Thursday, January 3, 2013
The Great Disruption
My son gave this book to me for Christmas, I appreciate his choices as they have tended to provide much of my Summer reading over the last few years (he gave me Merchants of Doubt last year). I think I will have to add The Great Disruption to my list of essential reading for activists.
Australian writer Paul Gilding has had a broad and successful career in academia, environmental and social activism and in business. He is currently a member of the core faculty for Cambridge University's Programme for Sustainability leadership. Gilding has a blog that has readers from all around the world.
While Gilding believes that we are approaching economic and environmental collapse he is upbeat and looking forward to both. Despite growing up and developing his understanding of the world through the likes of Thoreau, Rachael Carson and Prof. Jorgen Randers, Gilding is upbeat about the future of the planet and the human race. He believes that humans respond well to crisis and are hugely resourceful and although we have delayed acting properly on the obvious failings of the world's economy or fully addressing environmental degradation, it is not too late.
Gilding doesn't subscribe to the view that humanity will fight over the last scraps of valuable resources and cause the world to fall into total environmental collapse. He believes that the noble and decent elements within most of us will triumph and that communities and nations will collectively meet the challenges in a manner that will see us eventually living in a better world. He called the book The Great Disruption because he thinks that there will be a disruption and a number of crises that we will have to experience but these will cause us to rally as we have done in times of war.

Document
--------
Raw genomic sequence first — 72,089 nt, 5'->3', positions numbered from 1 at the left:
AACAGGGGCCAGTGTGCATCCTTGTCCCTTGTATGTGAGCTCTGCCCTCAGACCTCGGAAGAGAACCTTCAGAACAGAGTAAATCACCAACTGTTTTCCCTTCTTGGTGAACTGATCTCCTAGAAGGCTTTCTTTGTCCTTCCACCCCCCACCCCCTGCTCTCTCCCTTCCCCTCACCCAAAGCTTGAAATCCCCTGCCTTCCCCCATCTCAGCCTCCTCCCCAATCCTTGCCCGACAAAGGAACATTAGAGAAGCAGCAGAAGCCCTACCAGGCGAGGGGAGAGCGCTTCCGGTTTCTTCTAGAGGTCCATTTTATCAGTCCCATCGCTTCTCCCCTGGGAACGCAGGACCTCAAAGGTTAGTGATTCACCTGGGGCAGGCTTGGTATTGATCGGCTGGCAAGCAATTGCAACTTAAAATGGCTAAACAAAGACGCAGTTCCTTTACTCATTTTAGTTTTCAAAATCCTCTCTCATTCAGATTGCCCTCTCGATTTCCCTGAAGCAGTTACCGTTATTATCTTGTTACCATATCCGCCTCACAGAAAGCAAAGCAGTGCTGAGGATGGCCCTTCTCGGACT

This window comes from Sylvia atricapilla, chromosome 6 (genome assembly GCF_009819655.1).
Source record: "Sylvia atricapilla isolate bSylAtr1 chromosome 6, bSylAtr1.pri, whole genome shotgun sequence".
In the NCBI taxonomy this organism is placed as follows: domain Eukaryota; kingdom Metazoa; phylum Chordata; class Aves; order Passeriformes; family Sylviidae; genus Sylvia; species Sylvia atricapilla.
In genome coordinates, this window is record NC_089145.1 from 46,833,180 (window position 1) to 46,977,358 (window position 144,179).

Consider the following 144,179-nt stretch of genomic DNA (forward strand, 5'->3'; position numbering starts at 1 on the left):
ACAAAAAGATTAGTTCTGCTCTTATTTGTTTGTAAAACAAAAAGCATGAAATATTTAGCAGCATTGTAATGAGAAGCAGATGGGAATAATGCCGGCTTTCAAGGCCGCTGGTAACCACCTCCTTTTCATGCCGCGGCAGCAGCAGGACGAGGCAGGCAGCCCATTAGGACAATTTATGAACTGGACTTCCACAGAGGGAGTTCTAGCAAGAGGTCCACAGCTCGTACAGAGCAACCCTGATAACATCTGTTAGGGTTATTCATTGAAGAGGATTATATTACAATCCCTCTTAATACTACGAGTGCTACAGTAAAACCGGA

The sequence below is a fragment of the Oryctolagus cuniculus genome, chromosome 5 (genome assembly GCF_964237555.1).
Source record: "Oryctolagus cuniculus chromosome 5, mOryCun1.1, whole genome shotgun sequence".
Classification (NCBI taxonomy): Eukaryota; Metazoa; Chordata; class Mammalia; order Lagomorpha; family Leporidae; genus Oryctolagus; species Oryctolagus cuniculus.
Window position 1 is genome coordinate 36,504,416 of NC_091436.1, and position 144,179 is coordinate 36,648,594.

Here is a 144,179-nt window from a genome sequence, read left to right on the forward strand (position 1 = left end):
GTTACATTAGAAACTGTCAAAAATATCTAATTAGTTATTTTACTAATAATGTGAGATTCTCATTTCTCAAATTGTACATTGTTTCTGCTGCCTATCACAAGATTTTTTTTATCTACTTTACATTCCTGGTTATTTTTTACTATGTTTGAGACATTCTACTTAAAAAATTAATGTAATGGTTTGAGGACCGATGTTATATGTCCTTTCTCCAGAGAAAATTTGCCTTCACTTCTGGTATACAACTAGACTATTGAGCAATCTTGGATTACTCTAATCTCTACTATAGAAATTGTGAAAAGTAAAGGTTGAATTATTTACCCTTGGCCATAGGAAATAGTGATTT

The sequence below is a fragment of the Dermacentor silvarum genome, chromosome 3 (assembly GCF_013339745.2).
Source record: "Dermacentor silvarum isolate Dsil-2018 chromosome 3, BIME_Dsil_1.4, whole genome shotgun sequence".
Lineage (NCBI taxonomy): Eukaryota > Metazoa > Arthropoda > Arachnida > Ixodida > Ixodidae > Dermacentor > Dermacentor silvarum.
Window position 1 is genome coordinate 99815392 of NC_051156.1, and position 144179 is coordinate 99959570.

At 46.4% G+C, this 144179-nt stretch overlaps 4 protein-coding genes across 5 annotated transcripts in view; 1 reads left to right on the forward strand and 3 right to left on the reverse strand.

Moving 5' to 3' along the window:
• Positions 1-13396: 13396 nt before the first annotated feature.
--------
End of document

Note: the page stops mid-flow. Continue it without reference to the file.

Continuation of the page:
What is also reassuring is that when that time comes where action is needed we already have much of the knowledge to put things right. The economic and environmental models largely exist that can be applied to solving the problems that we will be faced with and we just have to shift our thinking to accommodate them.
My last post for 2012 was probably a little depressing and I hope this one provides a more upbeat tone. Rather than seeing our National led Government as one that is leading us to imminent disaster, perhaps they are actually providing a quicker path to a crisis that will enable the positive change that Gilding talks about. We should be saying "bring it on" to celebrity Key and his ideologically determined mates.